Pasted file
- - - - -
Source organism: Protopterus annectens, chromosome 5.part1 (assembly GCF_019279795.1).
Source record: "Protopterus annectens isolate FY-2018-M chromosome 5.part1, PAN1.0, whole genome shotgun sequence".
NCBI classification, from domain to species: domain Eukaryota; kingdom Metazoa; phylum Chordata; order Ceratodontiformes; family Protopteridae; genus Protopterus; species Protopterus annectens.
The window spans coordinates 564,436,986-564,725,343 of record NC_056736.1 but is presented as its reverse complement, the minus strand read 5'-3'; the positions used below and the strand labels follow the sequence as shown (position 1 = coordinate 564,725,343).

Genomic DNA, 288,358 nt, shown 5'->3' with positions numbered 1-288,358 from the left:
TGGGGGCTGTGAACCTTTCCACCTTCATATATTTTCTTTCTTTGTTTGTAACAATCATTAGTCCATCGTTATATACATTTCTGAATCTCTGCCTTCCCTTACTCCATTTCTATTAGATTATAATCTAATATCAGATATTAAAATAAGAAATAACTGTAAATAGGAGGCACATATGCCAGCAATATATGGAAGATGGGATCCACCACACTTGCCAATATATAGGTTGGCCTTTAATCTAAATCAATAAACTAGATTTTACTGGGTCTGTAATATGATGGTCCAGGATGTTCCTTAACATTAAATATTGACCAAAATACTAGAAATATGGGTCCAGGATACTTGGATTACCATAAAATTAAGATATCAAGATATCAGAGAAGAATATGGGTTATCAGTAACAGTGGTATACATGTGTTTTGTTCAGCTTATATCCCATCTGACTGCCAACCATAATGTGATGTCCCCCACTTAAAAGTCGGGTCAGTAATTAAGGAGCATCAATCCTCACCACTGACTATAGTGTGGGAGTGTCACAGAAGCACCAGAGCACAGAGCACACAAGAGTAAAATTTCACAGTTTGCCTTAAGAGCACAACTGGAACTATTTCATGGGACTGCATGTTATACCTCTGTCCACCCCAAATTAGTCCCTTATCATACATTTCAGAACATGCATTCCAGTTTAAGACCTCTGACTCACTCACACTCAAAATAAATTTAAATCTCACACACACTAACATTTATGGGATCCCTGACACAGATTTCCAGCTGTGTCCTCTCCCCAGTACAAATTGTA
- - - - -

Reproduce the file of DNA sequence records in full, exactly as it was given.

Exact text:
Source organism: Protopterus annectens, chromosome 5.part1 (assembly GCF_019279795.1).
Source record: "Protopterus annectens isolate FY-2018-M chromosome 5.part1, PAN1.0, whole genome shotgun sequence".
NCBI classification, from domain to species: domain Eukaryota; kingdom Metazoa; phylum Chordata; order Ceratodontiformes; family Protopteridae; genus Protopterus; species Protopterus annectens.
The window spans coordinates 564,436,986-564,725,343 of record NC_056736.1 but is presented as its reverse complement, the minus strand read 5'-3'; the positions used below and the strand labels follow the sequence as shown (position 1 = coordinate 564,725,343).

Genomic DNA, 288,358 nt, shown 5'->3' with positions numbered 1-288,358 from the left:
TGGGGGCTGTGAACCTTTCCACCTTCATATATTTTCTTTCTTTGTTTGTAACAATCATTAGTCCATCGTTATATACATTTCTGAATCTCTGCCTTCCCTTACTCCATTTCTATTAGATTATAATCTAATATCAGATATTAAAATAAGAAATAACTGTAAATAGGAGGCACATATGCCAGCAATATATGGAAGATGGGATCCACCACACTTGCCAATATATAGGTTGGCCTTTAATCTAAATCAATAAACTAGATTTTACTGGGTCTGTAATATGATGGTCCAGGATGTTCCTTAACATTAAATATTGACCAAAATACTAGAAATATGGGTCCAGGATACTTGGATTACCATAAAATTAAGATATCAAGATATCAGAGAAGAATATGGGTTATCAGTAACAGTGGTATACATGTGTTTTGTTCAGCTTATATCCCATCTGACTGCCAACCATAATGTGATGTCCCCCACTTAAAAGTCGGGTCAGTAATTAAGGAGCATCAATCCTCACCACTGACTATAGTGTGGGAGTGTCACAGAAGCACCAGAGCACAGAGCACACAAGAGTAAAATTTCACAGTTTGCCTTAAGAGCACAACTGGAACTATTTCATGGGACTGCATGTTATACCTCTGTCCACCCCAAATTAGTCCCTTATCATACATTTCAGAACATGCATTCCAGTTTAAGACCTCTGACTCACTCACACTCAAAATAAATTTAAATCTCACACACACTAACATTTATGGGATCCCTGACACAGATTTCCAGCTGTGTCCTCTCCCCAGTACAAATTGTA